SAN ANTONIO — Holy Cross football coach Mike Harrison was sitting in his back porch “drinking water, chilling out and doing as little as humanly possible” Saturday afternoon when his cell phone rang.
Harrison, who doubles as the Catholic private school’s athletic director, deserved a break after the week he had.
But Harrison would the last to feel sorry for himself after the Knights’ strength and conditioning workouts were suspended Wednesday for two weeks because an athlete – not a football player, by the way – tested positive for the coronavirus.
“There are people out there who have it a lot tougher week than me,” he said. “I’m still blessed.”
Harrison was tested for the deadly virus Wednesday after coming in contact with the Holy Cross athlete, who tested positive for COVID-19.
The athlete, Harrison said, has participated in the Knights’ strength and conditioning workouts since they began June 8.
“We found out after out workout Tuesday that a kid had tested positive, so we didn’t work out Wednesday,” Harrison said. “That’s when we shut it down. It was really going well. I don’t think the kid got sick at our camp.
“Good Lord, as much as we clean and as much as we’ve done to disinfect everything, I don’t think the kid got it at school. It’s just a matter of getting it somewhere else. There’s a lot of community spread going on right now. That’s what everybody is talking about.”
Harrison, who turns 57 on July 1, has been in self-quarantine since learning the identity of the infected athlete. He did not disclose what sport the athlete competes in.
“I can’t say,” he said. “Our administration has been adamant about keeping that private.”
Harrison said he expects to get his test results back late Saturday or sometime Sunday. He has no symptoms of the virus, he said.
“I feel fine,” Harrison said.
One other private school, Antonian, also has suspended its workouts after having one of its athletes test positive for COVID-19.
Despite the spike in COVID-19 cases in San Antonio since the start of June, Harrison remains confident that the Friday night lights will continue to shine brightly in 2020.
“We’re going to have a season,” he said. “I can’t tell you what that season is going to look like. I can’t tell you how many stops and starts there are going to be to it. Everybody talks about it. I firmly believe in my heart of hearts that we are going to have a season. I just believe it.”
Holy Cross shut down in mid-March after the outbreak of the coronavirus pandemic in the United States. The closing of campuses effectively ended all sports activities for the remainder of the school year.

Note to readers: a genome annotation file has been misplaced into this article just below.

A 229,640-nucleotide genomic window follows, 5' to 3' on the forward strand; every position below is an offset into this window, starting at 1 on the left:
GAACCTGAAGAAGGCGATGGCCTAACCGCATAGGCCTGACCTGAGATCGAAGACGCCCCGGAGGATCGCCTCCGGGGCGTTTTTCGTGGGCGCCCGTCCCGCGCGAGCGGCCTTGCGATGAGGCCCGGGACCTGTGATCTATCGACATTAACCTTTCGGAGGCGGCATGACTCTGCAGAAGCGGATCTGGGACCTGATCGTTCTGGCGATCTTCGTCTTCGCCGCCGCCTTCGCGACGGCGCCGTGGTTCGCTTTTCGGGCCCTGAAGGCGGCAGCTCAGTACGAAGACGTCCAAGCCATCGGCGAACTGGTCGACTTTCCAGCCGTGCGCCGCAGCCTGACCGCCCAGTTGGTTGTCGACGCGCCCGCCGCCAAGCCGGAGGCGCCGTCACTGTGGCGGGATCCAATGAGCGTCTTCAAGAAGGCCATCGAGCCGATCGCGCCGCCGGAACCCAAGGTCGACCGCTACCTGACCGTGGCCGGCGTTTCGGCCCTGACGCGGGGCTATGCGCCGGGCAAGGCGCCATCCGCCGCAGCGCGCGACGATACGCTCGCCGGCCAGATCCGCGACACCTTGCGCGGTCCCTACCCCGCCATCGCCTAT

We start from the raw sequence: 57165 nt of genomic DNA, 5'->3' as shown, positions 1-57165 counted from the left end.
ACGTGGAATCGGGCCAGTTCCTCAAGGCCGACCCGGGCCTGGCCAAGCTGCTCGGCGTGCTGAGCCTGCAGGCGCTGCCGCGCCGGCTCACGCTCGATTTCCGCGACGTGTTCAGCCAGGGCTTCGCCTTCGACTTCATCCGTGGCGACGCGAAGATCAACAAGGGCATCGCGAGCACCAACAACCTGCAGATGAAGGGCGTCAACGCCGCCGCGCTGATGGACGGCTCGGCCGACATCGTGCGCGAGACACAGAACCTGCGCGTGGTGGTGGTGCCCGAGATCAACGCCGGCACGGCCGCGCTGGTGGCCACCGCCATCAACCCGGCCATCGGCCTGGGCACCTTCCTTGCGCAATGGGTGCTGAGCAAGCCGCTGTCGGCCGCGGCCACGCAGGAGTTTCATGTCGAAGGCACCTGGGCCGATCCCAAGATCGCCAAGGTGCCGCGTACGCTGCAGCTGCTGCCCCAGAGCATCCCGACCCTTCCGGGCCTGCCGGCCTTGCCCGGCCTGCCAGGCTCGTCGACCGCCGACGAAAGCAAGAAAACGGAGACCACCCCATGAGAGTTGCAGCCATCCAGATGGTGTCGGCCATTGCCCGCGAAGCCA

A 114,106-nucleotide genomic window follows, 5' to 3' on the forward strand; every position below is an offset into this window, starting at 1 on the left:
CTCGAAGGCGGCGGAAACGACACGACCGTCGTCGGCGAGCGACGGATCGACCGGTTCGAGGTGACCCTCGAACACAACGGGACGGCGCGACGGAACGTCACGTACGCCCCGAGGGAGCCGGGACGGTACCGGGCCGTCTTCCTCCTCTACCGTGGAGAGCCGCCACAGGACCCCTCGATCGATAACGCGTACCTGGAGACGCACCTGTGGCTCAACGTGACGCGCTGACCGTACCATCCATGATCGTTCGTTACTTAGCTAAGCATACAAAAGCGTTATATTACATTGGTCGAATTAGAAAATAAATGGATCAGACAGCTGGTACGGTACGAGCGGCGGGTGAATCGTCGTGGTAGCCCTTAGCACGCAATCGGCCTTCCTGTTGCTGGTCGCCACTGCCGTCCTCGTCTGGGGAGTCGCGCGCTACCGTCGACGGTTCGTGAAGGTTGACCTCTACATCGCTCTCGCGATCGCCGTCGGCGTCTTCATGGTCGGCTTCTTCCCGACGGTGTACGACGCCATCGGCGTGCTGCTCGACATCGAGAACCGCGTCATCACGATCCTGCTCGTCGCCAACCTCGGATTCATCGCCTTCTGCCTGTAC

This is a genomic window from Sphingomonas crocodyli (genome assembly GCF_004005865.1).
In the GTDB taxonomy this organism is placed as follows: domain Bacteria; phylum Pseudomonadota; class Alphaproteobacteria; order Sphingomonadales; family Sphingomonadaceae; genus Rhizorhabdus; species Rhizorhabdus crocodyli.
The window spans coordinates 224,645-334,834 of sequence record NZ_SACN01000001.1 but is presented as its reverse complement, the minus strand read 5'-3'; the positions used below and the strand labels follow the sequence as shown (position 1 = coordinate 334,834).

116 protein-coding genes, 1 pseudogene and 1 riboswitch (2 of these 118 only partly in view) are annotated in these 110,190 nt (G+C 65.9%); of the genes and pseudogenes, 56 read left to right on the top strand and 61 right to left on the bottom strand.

Holy Cross athletes hadn’t worked out at school since before spring break when they returned to campus June 8. Having his athletes back at the school was an emotional experience for Harrison, who is preparing for his 15th year as the Knights’ athletic director and 11th as football coach.
“I teared up when they came back,” Harrison said. “I missed those kids. It was just incredible to see them back at school. Even after our campus closed, our kids kept on learning. I don’t know if I’ve ever been so proud of our little community. Kids doing schoolwork. Teachers doing lesson plans. We had 97 or more percent of our kids taking online classes.
“We did virtual workouts all the time. They have been as good as gold and stronger than steel when it comes to being committed to the program. I’ve worked in a lot of places that talk about things. This is one place that’s all about caring. People reach out. It’s a commitment to each other like a family.”
Holy Cross competes in the Texas Association of Private and Parochial Schools, but Harrison said the school has followed the UIL protocol for its strength and conditioning workouts. The University Interscholastic League governs extracurricular activities for Texas public schools. TAPPS is the governing body for most of the state’s private schools.
“The only thing we’re doing different than the UIL is that instead of suspending just one group (that the infected athlete was in) and keeping your camp going, we kind of went the extra mile and said that if we had any positive test of anybody, staff or participant, we were going to suspend for two weeks. We wanted to do that for safety measures.”
For now, the Knights will return to working out on their own and staying in touch via Zoom conferences.
“We’ll continue to do virtual workouts through Zoom during this two-week span,” Harrison said. “It is what it is. We’ve done everything we’re supposed to do. We’ve deep cleaned everything. We have our athletic trainer on site, and our typical routine was basically after every kid came through, we sprayed down whatever equipment they would use.
“We would disinfect at the end of the day. We were doing overkill.”
Harrison said that 75 percent of Holy Cross’ workouts have been outside.
“The only thing we’ve done inside was squat and bench,” he said, referring to the weight-lifting exercises. “But one station was 20 feet from the other one.”
All coaches have worn masks throughout the workouts and athletes have worn masks when they’ve been indoors. Athletes are prohibited from showering at school or using the locker room. They also must provide their own water and water bottles.
Holy Cross opens its season at Boerne Geneva on Aug. 28. The Knights finished 6-4 overall and won the TAPPS Division II / District 4 title last year with a 3-0 record.